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Catch at least a dozen carebara alates if you find them. Very low success rate in my experience.

I've been told that their mortality rate in captivity is very high. Any advice would be greatly appreciated, given that that particular species is what I am most likely to give a go at rearing.



#9 Online Leo - Posted January 9 2019 - 8:01 PM

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Lol I caught 20 alates. Only one is still alive and has some workers. She only has about 20 workers and I caught her last August....



#10 Offline ctantkeeper - Posted January 9 2019 - 8:21 PM

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Lol I caught 20 alates. Only one is still alive and has some workers. She only has about 20 workers and I caught her last August....

Wow, that's insane. I'll probably do some backlighting during my stay, so that should help quite a bit. Quick question, are they polygyne? I know it sounds kind of random, but it might be worth a shot if I want fast growing, productive colonies.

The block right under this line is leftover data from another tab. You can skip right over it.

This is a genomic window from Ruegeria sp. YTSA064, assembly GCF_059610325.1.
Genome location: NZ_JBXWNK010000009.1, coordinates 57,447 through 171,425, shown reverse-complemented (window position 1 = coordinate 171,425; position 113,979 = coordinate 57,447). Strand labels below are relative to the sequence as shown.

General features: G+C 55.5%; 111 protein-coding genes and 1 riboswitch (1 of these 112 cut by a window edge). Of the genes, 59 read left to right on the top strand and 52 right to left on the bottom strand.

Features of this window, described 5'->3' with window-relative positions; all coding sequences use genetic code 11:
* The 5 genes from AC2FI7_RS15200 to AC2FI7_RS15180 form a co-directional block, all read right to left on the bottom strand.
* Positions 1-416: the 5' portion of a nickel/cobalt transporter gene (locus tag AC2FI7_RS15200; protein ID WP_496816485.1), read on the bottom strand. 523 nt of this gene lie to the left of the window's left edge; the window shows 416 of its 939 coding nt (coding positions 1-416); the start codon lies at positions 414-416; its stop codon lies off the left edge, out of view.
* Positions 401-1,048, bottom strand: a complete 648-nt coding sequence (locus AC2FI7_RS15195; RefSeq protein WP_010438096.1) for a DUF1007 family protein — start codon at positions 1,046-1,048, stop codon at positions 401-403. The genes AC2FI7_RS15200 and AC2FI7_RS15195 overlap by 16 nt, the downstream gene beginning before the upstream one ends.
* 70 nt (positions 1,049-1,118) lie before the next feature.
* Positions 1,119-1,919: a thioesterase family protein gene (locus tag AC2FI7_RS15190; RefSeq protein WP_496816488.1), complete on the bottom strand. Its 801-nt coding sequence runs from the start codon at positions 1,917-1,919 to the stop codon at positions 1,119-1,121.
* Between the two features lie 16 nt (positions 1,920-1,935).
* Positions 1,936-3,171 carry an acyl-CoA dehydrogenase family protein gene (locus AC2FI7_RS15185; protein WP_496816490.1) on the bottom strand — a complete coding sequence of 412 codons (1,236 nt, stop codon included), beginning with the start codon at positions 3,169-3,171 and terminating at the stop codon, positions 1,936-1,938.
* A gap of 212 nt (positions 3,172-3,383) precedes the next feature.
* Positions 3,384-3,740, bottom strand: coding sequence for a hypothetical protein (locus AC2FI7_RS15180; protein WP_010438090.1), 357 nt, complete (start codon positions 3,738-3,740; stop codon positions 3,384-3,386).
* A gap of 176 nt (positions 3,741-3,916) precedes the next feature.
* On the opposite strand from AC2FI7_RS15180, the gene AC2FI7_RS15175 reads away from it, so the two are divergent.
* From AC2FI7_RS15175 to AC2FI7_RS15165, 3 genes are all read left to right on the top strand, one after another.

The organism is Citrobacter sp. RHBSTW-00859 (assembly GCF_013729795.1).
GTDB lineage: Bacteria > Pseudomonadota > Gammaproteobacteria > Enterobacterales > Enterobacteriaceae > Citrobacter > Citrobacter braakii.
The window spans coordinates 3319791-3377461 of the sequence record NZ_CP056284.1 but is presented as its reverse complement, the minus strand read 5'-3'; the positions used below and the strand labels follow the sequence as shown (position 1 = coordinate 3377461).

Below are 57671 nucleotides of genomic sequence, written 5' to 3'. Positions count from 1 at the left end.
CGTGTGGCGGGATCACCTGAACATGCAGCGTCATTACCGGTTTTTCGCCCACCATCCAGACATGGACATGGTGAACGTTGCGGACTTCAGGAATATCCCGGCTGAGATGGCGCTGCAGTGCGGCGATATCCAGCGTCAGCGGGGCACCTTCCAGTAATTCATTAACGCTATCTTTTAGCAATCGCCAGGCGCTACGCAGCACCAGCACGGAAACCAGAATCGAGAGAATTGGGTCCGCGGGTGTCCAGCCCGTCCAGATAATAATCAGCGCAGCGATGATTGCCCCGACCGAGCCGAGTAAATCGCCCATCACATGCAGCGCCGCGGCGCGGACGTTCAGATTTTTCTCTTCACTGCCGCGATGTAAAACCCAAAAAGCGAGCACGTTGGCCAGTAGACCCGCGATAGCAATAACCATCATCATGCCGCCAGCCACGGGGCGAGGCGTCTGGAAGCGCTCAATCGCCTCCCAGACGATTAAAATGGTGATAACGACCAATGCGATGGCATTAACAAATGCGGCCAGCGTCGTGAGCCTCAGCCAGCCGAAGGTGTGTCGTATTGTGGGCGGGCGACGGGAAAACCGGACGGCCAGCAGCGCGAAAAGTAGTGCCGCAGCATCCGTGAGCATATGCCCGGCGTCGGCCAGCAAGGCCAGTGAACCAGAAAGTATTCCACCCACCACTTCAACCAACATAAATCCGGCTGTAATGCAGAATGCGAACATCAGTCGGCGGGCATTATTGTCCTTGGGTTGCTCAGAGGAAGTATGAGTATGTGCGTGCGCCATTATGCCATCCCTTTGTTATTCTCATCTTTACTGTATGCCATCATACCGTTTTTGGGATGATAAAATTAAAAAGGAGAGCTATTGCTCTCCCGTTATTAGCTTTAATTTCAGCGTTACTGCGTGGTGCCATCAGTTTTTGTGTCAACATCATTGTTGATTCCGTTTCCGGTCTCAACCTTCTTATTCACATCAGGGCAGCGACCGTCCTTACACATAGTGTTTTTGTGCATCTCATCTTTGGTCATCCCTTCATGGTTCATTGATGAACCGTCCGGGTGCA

#11 Online Leo - Posted January 9 2019 - 10:11 PM

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Can be. Depends on them. Mine generally killed each other. Yet a few would pair up with no aggression.



#12 Offline LC3 - Posted January 9 2019 - 10:36 PM

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Spoiler
 

 

June and July are the peak times for Macrotermes gilvus flights which are one of the three fungus growing species present there (the other two are Odontotermes spp.) No idea when the other termite species fly.